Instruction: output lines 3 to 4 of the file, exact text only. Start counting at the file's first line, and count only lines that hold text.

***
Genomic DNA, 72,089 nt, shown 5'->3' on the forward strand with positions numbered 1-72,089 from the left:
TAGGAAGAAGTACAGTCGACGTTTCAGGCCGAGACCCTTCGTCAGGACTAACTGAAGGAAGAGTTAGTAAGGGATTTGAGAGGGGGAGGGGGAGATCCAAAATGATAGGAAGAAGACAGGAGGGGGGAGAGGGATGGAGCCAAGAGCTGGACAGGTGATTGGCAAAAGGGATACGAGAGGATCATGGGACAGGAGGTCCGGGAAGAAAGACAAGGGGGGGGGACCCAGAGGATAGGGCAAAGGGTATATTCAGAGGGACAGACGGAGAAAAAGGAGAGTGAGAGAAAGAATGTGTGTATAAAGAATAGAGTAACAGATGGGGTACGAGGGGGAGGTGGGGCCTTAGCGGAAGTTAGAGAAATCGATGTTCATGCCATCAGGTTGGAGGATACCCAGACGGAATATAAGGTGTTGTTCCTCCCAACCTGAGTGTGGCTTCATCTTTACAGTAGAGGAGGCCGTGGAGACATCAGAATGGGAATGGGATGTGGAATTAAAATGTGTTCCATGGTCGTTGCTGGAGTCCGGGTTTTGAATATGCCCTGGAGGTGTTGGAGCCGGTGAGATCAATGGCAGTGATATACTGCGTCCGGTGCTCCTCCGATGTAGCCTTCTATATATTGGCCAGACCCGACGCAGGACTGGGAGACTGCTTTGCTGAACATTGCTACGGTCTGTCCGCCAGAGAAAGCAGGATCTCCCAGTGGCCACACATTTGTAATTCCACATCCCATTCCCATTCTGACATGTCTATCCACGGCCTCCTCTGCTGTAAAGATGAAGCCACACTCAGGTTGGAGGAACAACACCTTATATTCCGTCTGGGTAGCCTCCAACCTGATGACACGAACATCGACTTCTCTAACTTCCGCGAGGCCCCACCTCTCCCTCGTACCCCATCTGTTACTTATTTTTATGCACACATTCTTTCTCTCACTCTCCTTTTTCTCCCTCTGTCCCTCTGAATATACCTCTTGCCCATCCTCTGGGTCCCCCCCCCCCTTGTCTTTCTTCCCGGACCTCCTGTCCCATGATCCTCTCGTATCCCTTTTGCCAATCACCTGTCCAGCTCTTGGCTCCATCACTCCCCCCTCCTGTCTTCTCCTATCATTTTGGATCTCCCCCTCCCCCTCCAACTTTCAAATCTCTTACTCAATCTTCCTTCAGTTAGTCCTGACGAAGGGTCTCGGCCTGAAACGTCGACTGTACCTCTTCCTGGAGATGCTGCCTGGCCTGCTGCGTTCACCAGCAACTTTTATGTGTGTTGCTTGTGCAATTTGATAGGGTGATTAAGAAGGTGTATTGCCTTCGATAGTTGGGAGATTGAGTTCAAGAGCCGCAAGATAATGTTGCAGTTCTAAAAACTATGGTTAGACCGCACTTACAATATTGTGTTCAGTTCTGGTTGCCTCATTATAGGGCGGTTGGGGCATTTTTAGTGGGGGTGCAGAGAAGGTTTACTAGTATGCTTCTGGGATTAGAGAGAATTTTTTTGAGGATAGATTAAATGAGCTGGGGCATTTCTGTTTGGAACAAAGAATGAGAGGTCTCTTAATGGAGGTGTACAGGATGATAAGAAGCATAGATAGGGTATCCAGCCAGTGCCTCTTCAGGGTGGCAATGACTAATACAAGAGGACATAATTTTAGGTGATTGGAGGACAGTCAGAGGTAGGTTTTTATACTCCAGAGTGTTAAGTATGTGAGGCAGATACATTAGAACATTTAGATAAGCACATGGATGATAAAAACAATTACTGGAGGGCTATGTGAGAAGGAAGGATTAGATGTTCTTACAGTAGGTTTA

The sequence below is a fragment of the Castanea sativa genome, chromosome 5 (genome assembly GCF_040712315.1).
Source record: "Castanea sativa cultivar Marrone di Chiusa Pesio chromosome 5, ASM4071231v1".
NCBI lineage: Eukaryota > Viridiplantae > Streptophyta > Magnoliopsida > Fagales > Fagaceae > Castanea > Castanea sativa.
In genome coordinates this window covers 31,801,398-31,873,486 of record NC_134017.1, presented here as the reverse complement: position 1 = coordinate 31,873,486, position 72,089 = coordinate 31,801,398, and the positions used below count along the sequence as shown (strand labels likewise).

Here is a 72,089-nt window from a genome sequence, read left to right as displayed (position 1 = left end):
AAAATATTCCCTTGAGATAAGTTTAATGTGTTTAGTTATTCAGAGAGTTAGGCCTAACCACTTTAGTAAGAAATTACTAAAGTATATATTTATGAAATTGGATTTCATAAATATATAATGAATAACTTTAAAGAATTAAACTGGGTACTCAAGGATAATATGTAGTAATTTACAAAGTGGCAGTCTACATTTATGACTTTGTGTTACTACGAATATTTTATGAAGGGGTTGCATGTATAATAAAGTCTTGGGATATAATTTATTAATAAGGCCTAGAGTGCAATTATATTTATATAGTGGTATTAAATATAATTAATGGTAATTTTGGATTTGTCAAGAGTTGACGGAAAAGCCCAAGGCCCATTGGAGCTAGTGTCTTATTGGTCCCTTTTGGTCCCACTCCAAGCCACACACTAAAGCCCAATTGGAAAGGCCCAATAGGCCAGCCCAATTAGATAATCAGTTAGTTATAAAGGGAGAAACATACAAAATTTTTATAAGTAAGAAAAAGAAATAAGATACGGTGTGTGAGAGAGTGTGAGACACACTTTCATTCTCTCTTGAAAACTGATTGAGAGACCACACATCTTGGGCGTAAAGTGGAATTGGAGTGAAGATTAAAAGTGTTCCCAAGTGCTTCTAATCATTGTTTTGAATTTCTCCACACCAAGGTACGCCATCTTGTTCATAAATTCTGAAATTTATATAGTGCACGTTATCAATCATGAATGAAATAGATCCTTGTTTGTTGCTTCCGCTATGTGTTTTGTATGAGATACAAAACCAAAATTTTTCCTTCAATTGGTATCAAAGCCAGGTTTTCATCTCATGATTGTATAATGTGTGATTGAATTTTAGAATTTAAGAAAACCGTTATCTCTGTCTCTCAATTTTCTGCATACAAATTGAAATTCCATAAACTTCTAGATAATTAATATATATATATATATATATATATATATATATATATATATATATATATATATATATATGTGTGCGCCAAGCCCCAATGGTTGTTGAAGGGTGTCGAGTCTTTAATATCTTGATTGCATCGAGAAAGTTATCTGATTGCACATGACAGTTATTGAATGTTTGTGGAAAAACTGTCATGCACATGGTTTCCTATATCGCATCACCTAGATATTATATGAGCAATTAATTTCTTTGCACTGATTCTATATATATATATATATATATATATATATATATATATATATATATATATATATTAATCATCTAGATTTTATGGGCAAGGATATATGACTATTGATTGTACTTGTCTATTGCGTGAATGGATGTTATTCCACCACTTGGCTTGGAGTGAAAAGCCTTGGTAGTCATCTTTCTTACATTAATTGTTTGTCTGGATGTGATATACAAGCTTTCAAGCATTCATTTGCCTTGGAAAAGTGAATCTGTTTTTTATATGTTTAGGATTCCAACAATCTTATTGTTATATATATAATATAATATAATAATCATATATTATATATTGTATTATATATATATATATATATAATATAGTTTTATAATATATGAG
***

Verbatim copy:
The sequence below is a fragment of the Castanea sativa genome, chromosome 5 (genome assembly GCF_040712315.1).
Source record: "Castanea sativa cultivar Marrone di Chiusa Pesio chromosome 5, ASM4071231v1".